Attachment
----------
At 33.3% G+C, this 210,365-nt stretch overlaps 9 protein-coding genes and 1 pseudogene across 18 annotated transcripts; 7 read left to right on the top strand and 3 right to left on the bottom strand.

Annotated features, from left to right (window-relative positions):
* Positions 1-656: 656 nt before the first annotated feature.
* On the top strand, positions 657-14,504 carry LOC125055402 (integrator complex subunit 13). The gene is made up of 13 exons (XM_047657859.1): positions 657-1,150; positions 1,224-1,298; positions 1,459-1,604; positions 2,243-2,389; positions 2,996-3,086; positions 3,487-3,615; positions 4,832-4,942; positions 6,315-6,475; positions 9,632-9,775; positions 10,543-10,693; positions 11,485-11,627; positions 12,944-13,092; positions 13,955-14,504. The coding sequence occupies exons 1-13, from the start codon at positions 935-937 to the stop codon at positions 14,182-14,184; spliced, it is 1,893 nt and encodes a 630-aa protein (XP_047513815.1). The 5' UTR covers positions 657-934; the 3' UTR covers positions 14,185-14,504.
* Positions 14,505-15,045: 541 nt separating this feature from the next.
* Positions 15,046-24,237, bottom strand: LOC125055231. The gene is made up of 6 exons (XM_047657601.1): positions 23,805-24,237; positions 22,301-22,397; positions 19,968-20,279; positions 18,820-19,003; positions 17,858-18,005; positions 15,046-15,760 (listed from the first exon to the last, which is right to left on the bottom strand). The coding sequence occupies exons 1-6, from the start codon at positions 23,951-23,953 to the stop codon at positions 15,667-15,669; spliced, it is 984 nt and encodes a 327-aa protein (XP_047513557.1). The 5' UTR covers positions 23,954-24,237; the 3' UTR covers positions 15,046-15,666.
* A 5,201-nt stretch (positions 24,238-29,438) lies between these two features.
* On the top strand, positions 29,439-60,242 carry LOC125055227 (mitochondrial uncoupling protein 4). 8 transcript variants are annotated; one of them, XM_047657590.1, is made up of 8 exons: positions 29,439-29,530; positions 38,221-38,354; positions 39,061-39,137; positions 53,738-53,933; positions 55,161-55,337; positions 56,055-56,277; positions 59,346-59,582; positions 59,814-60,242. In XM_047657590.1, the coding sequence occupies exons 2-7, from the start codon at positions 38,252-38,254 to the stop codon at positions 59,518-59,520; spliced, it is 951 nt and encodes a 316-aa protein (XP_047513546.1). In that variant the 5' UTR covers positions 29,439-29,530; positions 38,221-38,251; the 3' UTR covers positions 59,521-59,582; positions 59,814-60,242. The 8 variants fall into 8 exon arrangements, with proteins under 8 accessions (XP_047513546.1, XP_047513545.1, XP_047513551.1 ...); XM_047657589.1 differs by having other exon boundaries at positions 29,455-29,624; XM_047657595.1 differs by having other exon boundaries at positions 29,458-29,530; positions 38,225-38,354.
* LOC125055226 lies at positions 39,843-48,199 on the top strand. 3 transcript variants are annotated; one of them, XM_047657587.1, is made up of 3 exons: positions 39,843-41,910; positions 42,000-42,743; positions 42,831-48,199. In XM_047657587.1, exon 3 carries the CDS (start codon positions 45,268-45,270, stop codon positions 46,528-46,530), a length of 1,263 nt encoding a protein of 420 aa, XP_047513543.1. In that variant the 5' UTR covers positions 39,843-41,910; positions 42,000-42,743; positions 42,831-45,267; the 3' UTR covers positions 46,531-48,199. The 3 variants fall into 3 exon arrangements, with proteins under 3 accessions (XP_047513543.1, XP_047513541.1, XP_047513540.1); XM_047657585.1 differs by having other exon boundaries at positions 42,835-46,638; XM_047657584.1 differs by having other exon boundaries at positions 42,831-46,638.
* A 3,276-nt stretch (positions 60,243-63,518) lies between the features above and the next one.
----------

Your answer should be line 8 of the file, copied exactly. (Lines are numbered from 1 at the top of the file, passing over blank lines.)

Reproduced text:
* On the top strand, positions 29,439-60,242 carry LOC125055227 (mitochondrial uncoupling protein 4). 8 transcript variants are annotated; one of them, XM_047657590.1, is made up of 8 exons: positions 29,439-29,530; positions 38,221-38,354; positions 39,061-39,137; positions 53,738-53,933; positions 55,161-55,337; positions 56,055-56,277; positions 59,346-59,582; positions 59,814-60,242. In XM_047657590.1, the coding sequence occupies exons 2-7, from the start codon at positions 38,252-38,254 to the stop codon at positions 59,518-59,520; spliced, it is 951 nt and encodes a 316-aa protein (XP_047513546.1). In that variant the 5' UTR covers positions 29,439-29,530; positions 38,221-38,251; the 3' UTR covers positions 59,521-59,582; positions 59,814-60,242. The 8 variants fall into 8 exon arrangements, with proteins under 8 accessions (XP_047513546.1, XP_047513545.1, XP_047513551.1 ...); XM_047657589.1 differs by having other exon boundaries at positions 29,455-29,624; XM_047657595.1 differs by having other exon boundaries at positions 29,458-29,530; positions 38,225-38,354.